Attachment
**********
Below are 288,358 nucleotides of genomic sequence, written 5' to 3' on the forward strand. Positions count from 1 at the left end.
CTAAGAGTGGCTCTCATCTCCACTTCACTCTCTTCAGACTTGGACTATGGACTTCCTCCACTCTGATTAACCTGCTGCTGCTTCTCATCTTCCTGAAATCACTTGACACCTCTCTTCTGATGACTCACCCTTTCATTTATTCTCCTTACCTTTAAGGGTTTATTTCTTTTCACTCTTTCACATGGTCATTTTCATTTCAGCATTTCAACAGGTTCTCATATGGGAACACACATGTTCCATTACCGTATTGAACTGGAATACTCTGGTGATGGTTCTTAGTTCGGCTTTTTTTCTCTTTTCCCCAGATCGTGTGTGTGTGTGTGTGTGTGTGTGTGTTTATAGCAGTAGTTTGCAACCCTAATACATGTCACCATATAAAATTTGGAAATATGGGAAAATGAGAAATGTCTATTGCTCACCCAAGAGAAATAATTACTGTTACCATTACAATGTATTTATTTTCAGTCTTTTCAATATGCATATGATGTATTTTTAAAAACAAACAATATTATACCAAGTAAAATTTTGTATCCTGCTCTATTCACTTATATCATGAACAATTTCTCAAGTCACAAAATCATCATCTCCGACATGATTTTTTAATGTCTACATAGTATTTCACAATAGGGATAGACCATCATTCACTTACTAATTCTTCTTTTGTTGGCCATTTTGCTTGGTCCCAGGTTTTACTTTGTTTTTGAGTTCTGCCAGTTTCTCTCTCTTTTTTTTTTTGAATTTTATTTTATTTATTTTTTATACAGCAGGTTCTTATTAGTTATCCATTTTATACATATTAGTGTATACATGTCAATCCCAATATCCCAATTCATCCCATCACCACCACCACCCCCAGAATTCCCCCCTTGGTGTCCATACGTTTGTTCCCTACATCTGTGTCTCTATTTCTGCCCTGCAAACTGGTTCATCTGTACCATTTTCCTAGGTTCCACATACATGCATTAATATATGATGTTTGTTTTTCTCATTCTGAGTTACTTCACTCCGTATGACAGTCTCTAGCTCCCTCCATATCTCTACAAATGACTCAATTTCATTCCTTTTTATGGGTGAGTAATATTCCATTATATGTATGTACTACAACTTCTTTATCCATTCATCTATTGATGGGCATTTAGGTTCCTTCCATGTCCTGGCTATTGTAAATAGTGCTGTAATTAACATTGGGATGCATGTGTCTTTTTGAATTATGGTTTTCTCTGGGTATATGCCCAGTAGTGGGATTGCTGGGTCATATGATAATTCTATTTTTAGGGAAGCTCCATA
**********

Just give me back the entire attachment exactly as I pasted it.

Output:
Below are 288,358 nucleotides of genomic sequence, written 5' to 3' on the forward strand. Positions count from 1 at the left end.
CTAAGAGTGGCTCTCATCTCCACTTCACTCTCTTCAGACTTGGACTATGGACTTCCTCCACTCTGATTAACCTGCTGCTGCTTCTCATCTTCCTGAAATCACTTGACACCTCTCTTCTGATGACTCACCCTTTCATTTATTCTCCTTACCTTTAAGGGTTTATTTCTTTTCACTCTTTCACATGGTCATTTTCATTTCAGCATTTCAACAGGTTCTCATATGGGAACACACATGTTCCATTACCGTATTGAACTGGAATACTCTGGTGATGGTTCTTAGTTCGGCTTTTTTTCTCTTTTCCCCAGATCGTGTGTGTGTGTGTGTGTGTGTGTGTGTTTATAGCAGTAGTTTGCAACCCTAATACATGTCACCATATAAAATTTGGAAATATGGGAAAATGAGAAATGTCTATTGCTCACCCAAGAGAAATAATTACTGTTACCATTACAATGTATTTATTTTCAGTCTTTTCAATATGCATATGATGTATTTTTAAAAACAAACAATATTATACCAAGTAAAATTTTGTATCCTGCTCTATTCACTTATATCATGAACAATTTCTCAAGTCACAAAATCATCATCTCCGACATGATTTTTTAATGTCTACATAGTATTTCACAATAGGGATAGACCATCATTCACTTACTAATTCTTCTTTTGTTGGCCATTTTGCTTGGTCCCAGGTTTTACTTTGTTTTTGAGTTCTGCCAGTTTCTCTCTCTTTTTTTTTTTGAATTTTATTTTATTTATTTTTTATACAGCAGGTTCTTATTAGTTATCCATTTTATACATATTAGTGTATACATGTCAATCCCAATATCCCAATTCATCCCATCACCACCACCACCCCCAGAATTCCCCCCTTGGTGTCCATACGTTTGTTCCCTACATCTGTGTCTCTATTTCTGCCCTGCAAACTGGTTCATCTGTACCATTTTCCTAGGTTCCACATACATGCATTAATATATGATGTTTGTTTTTCTCATTCTGAGTTACTTCACTCCGTATGACAGTCTCTAGCTCCCTCCATATCTCTACAAATGACTCAATTTCATTCCTTTTTATGGGTGAGTAATATTCCATTATATGTATGTACTACAACTTCTTTATCCATTCATCTATTGATGGGCATTTAGGTTCCTTCCATGTCCTGGCTATTGTAAATAGTGCTGTAATTAACATTGGGATGCATGTGTCTTTTTGAATTATGGTTTTCTCTGGGTATATGCCCAGTAGTGGGATTGCTGGGTCATATGATAATTCTATTTTTAGGGAAGCTCCATA